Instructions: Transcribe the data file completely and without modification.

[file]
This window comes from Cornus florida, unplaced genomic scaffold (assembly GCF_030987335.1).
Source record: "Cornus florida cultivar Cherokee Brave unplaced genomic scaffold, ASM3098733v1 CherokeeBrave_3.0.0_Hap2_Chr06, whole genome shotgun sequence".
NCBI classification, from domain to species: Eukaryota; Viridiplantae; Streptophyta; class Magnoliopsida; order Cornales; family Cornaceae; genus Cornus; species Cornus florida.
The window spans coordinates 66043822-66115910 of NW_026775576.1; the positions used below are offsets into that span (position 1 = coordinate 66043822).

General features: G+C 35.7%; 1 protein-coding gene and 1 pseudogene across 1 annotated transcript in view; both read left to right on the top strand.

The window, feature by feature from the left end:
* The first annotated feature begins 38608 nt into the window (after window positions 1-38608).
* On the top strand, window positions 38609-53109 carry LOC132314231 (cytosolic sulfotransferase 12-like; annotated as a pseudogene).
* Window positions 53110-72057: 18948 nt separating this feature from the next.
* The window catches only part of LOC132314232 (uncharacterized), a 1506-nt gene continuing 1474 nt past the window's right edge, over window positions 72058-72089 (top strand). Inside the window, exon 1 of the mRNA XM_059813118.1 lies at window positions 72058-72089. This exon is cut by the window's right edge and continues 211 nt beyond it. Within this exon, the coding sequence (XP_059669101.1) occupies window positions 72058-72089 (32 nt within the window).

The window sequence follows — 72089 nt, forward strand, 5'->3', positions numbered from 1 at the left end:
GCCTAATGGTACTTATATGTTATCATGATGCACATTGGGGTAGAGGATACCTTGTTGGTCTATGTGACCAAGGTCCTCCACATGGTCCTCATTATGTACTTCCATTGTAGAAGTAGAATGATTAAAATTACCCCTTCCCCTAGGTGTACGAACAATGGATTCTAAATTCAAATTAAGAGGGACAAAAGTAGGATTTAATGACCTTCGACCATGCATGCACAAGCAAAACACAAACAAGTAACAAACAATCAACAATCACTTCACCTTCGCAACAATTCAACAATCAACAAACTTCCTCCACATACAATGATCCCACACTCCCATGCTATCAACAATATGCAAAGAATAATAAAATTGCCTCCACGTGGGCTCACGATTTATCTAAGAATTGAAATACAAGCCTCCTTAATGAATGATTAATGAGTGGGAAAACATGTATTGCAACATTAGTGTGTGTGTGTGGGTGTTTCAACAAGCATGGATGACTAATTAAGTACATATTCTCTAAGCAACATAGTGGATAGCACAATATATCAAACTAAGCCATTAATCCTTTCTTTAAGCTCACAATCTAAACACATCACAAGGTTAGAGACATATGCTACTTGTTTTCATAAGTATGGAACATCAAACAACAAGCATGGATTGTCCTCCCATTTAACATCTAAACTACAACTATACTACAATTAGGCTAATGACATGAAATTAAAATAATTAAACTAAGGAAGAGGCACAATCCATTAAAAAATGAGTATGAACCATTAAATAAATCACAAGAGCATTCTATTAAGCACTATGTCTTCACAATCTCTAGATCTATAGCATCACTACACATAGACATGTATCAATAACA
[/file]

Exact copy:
This window comes from Cornus florida, unplaced genomic scaffold (assembly GCF_030987335.1).
Source record: "Cornus florida cultivar Cherokee Brave unplaced genomic scaffold, ASM3098733v1 CherokeeBrave_3.0.0_Hap2_Chr06, whole genome shotgun sequence".
NCBI classification, from domain to species: Eukaryota; Viridiplantae; Streptophyta; class Magnoliopsida; order Cornales; family Cornaceae; genus Cornus; species Cornus florida.
The window spans coordinates 66043822-66115910 of NW_026775576.1; the positions used below are offsets into that span (position 1 = coordinate 66043822).

General features: G+C 35.7%; 1 protein-coding gene and 1 pseudogene across 1 annotated transcript in view; both read left to right on the top strand.

The window, feature by feature from the left end:
* The first annotated feature begins 38608 nt into the window (after window positions 1-38608).
* On the top strand, window positions 38609-53109 carry LOC132314231 (cytosolic sulfotransferase 12-like; annotated as a pseudogene).
* Window positions 53110-72057: 18948 nt separating this feature from the next.
* The window catches only part of LOC132314232 (uncharacterized), a 1506-nt gene continuing 1474 nt past the window's right edge, over window positions 72058-72089 (top strand). Inside the window, exon 1 of the mRNA XM_059813118.1 lies at window positions 72058-72089. This exon is cut by the window's right edge and continues 211 nt beyond it. Within this exon, the coding sequence (XP_059669101.1) occupies window positions 72058-72089 (32 nt within the window).

The window sequence follows — 72089 nt, forward strand, 5'->3', positions numbered from 1 at the left end:
GCCTAATGGTACTTATATGTTATCATGATGCACATTGGGGTAGAGGATACCTTGTTGGTCTATGTGACCAAGGTCCTCCACATGGTCCTCATTATGTACTTCCATTGTAGAAGTAGAATGATTAAAATTACCCCTTCCCCTAGGTGTACGAACAATGGATTCTAAATTCAAATTAAGAGGGACAAAAGTAGGATTTAATGACCTTCGACCATGCATGCACAAGCAAAACACAAACAAGTAACAAACAATCAACAATCACTTCACCTTCGCAACAATTCAACAATCAACAAACTTCCTCCACATACAATGATCCCACACTCCCATGCTATCAACAATATGCAAAGAATAATAAAATTGCCTCCACGTGGGCTCACGATTTATCTAAGAATTGAAATACAAGCCTCCTTAATGAATGATTAATGAGTGGGAAAACATGTATTGCAACATTAGTGTGTGTGTGTGGGTGTTTCAACAAGCATGGATGACTAATTAAGTACATATTCTCTAAGCAACATAGTGGATAGCACAATATATCAAACTAAGCCATTAATCCTTTCTTTAAGCTCACAATCTAAACACATCACAAGGTTAGAGACATATGCTACTTGTTTTCATAAGTATGGAACATCAAACAACAAGCATGGATTGTCCTCCCATTTAACATCTAAACTACAACTATACTACAATTAGGCTAATGACATGAAATTAAAATAATTAAACTAAGGAAGAGGCACAATCCATTAAAAAATGAGTATGAACCATTAAATAAATCACAAGAGCATTCTATTAAGCACTATGTCTTCACAATCTCTAGATCTATAGCATCACTACACATAGACATGTATCAATAACA